People touch their smartphone over 2,600 times a day, research shows

People touch their smartphone over 2,600 times a day, research shows
Smartphone users. Credit: Unsplash

Smartphone users touch, tap, or swipe their devices an average of 2,617 times a day, according to research by an American company also confirmed by recent Flemish studies.

American research company Dscout analysed nearly 100 Android users by installing an app on their smartphones that registered every touch, 24 hours a day, for five days.

The results, which date back to 2016, showed that users spent an average of 145 minutes on their smartphones per day, divided into an average of 76 sessions. By adding up all touches, this totalled an average of 2,617 per day.

"This seems spectacular but it is very plausible," professor of media, technology and innovation Lieven De Marez at the University of Ghent, told Knack magazine.

De Marez is the driving force behind the annual Digimeter study, which gauges digital trends in Flanders. For its latest edition, just under 3,000 Flemish people were surveyed about their possession and use of digital media. The MobileDNA app, which measures smartphone use in detail, was also linked to the survey.

Pandemic impact

"The number of 'touches' on the smartphone is not registered in our app," said De Marez. "But we do look at the total time people spend on their smartphone. Before the pandemic, that was 150 minutes per day for the average Flemish person. That has now risen to an average of 188 minutes per day."

Additionally, the MobileDNA app also registers the number of smartphone sessions: a new session starts each time the phone is unlocked. "Before Covid, there was an average of 80 sessions per day. During Covid, the number of sessions rose sharply to an average of 140. But in the meantime, this has stabilised again at around 80 times a day."

However, while there now are about as many sessions as before the pandemic, they do last longer. Researchers noticed that during a session, a so-called "train" is formed: for example, people first unlock their phone to look at an incoming Whatsapp message, then open their Facebook app, play a game, and so on.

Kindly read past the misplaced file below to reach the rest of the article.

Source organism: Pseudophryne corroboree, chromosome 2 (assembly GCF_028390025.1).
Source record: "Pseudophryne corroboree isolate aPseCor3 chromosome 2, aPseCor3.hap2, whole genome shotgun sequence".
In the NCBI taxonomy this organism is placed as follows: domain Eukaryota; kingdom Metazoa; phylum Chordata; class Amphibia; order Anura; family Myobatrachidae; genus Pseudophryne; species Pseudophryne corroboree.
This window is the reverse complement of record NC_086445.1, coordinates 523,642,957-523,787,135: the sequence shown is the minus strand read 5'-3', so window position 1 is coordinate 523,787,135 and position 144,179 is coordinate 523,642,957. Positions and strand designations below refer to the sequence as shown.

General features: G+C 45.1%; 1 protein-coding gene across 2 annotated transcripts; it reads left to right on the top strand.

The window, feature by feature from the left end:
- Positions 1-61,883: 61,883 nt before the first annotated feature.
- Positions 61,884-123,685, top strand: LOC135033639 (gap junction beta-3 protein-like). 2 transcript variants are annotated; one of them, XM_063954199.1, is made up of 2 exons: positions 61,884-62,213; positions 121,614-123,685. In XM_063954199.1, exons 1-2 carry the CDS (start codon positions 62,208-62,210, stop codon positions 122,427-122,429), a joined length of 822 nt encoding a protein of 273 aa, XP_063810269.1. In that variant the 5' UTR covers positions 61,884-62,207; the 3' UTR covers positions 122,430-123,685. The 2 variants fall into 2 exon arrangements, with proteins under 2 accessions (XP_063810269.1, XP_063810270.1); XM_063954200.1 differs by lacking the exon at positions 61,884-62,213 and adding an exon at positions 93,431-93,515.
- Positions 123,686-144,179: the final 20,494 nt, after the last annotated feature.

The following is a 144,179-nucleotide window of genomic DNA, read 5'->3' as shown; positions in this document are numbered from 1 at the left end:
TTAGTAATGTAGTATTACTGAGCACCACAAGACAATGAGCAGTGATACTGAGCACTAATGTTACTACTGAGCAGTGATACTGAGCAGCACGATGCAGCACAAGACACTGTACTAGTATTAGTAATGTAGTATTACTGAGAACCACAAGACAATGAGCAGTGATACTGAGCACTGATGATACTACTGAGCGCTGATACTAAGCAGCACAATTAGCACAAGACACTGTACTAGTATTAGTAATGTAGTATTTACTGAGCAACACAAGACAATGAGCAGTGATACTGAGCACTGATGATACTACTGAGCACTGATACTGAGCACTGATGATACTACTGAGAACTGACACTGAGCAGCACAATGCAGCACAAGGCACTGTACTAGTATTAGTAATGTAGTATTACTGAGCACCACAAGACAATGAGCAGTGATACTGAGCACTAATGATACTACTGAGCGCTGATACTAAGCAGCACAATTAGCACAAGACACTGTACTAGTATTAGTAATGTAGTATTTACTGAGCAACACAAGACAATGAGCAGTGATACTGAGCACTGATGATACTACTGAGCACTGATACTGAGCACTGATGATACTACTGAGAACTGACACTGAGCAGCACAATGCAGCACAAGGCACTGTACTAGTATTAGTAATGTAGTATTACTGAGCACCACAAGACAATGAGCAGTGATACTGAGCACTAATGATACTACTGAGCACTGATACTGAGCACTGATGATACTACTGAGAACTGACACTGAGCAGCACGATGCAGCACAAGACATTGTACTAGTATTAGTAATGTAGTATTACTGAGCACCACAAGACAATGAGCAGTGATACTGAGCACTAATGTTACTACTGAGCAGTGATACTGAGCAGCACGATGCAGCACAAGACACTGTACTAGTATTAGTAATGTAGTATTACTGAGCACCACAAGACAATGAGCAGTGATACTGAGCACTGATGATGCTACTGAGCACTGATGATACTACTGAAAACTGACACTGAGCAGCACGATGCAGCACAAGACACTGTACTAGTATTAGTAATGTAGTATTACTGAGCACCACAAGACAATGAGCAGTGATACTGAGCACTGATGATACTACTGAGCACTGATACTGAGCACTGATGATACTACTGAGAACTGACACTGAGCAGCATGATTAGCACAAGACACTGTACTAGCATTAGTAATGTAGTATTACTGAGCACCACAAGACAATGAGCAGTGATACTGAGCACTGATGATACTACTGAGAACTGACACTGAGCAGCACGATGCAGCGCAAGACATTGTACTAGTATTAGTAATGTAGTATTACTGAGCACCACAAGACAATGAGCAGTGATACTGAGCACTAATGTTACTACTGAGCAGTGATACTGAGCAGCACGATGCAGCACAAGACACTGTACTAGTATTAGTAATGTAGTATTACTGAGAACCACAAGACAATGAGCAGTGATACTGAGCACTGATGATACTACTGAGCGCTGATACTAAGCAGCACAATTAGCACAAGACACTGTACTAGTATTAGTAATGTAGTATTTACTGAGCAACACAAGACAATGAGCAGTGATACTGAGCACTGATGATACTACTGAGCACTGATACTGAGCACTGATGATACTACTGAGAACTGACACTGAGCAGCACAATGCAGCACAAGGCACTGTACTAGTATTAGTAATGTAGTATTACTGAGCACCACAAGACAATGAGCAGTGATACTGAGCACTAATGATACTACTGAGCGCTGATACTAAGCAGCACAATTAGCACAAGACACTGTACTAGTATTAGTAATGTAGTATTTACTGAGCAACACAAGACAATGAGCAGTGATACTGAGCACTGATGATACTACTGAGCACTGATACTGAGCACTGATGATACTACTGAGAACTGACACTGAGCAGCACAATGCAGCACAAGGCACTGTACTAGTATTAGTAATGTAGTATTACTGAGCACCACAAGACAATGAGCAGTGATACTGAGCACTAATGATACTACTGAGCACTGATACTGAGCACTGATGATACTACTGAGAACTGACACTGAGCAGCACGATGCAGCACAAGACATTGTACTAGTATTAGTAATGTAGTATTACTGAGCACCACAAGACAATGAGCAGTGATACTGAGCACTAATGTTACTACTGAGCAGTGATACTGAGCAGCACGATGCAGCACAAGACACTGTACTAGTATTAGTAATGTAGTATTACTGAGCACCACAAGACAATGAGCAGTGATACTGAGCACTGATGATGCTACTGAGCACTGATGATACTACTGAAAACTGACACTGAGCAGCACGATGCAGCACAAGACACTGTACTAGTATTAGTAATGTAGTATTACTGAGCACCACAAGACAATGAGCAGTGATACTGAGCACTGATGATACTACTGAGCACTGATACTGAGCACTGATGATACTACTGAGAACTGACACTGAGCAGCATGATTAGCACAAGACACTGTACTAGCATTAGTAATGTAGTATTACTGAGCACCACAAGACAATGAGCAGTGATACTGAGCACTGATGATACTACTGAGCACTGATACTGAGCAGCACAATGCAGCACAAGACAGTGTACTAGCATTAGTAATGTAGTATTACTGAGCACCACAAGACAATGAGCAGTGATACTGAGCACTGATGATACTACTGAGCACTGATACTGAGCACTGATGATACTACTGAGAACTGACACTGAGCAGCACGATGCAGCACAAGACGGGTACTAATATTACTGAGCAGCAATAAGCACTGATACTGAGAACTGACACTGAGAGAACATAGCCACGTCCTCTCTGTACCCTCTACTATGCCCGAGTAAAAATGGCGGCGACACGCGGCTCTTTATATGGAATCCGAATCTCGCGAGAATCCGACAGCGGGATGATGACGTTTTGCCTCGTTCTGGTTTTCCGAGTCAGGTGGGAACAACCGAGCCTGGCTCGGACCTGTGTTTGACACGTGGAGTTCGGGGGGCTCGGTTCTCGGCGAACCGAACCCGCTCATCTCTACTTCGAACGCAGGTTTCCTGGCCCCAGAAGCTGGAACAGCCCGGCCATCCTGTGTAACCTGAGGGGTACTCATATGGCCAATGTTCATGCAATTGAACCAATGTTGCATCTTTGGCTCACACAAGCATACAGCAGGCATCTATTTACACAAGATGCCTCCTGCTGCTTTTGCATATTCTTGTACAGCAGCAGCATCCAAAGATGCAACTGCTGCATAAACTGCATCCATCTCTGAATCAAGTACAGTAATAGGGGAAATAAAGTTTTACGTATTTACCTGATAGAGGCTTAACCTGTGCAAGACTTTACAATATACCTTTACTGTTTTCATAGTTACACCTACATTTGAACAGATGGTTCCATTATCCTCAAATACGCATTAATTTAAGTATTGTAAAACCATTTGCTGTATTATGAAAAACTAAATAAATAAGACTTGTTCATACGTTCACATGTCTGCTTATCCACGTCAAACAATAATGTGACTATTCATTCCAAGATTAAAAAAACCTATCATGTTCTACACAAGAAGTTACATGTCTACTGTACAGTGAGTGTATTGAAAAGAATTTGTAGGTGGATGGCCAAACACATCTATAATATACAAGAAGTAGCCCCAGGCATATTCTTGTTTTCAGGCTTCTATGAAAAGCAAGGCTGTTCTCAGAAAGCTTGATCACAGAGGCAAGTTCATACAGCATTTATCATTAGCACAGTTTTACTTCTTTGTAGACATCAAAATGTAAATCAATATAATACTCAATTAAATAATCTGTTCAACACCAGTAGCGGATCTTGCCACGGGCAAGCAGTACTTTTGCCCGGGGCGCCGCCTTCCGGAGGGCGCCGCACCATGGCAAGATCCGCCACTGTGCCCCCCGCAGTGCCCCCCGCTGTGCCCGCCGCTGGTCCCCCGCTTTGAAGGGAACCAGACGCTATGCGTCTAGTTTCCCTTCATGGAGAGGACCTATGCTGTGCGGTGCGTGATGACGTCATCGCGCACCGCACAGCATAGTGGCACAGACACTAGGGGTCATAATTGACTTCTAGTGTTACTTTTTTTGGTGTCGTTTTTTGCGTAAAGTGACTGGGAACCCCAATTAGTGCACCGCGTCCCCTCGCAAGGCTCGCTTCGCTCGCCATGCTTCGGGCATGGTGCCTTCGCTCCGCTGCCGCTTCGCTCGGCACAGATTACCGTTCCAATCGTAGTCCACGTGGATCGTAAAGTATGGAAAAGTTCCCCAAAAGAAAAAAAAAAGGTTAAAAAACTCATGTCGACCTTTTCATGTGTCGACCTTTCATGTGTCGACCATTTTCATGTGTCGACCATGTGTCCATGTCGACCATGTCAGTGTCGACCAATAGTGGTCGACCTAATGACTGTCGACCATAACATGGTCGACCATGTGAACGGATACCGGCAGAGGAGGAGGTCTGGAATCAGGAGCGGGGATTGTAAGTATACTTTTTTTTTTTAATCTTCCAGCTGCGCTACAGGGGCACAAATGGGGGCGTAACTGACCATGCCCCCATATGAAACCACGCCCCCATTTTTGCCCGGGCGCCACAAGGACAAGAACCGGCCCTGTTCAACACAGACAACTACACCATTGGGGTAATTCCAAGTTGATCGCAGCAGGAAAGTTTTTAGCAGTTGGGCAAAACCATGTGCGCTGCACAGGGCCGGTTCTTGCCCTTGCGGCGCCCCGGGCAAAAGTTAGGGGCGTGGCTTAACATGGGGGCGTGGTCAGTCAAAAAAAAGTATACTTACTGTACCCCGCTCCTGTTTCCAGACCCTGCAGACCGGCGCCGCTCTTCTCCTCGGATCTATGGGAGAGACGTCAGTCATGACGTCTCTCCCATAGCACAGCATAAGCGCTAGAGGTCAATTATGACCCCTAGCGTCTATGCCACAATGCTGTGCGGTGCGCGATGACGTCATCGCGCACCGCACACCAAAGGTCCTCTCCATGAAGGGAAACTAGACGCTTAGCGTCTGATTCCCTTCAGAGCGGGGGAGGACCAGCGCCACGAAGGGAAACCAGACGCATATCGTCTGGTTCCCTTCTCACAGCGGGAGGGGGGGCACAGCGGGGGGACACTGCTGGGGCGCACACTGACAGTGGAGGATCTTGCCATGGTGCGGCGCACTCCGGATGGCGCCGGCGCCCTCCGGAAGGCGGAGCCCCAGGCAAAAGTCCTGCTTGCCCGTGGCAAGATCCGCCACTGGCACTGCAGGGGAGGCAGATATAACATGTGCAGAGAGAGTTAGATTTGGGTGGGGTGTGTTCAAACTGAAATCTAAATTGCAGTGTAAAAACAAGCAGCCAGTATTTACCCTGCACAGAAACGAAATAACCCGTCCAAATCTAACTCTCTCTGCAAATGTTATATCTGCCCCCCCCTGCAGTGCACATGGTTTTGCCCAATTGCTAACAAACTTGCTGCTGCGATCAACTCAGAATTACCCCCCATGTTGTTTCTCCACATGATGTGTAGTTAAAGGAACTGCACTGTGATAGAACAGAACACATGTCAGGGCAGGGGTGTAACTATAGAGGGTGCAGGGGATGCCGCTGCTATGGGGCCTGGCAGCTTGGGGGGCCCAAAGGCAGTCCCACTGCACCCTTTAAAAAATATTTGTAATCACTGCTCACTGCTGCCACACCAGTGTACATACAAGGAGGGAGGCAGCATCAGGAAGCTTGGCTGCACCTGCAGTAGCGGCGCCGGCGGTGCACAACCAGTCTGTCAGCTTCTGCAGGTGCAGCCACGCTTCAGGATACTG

"A total of 2,617 touches certainly does not seem exaggerated to me: to play a game or to tap a message, you need quite a few touches," De Marez said. "Social media also requires a lot of touching, in the form of scrolling and liking."

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Professor of Media, Technology and Innovation Mariek Vanden Abeele (UGent) agreed that this number is perfectly plausible: "At first glance, this figure seems worrying. But it is the number of touches, not the number of unlocks."

Dscout's report, which dates back to 2016, registers an average of 145 minutes a day on the smartphone spread over 76 sessions. "Divide those 2,617 touches by 76 and you arrive at 34 touches per session, which is certainly not excessive."

Additionally, as the latest Digimeter results show that Flanders now has an average of 188 minutes and 80 sessions per day, Vanden Abeele "would not be surprised" if the number of touches is even higher.

"Still, that number actually says very little: the duration and the number of unlocks are much more relevant from a social-scientific point of view."

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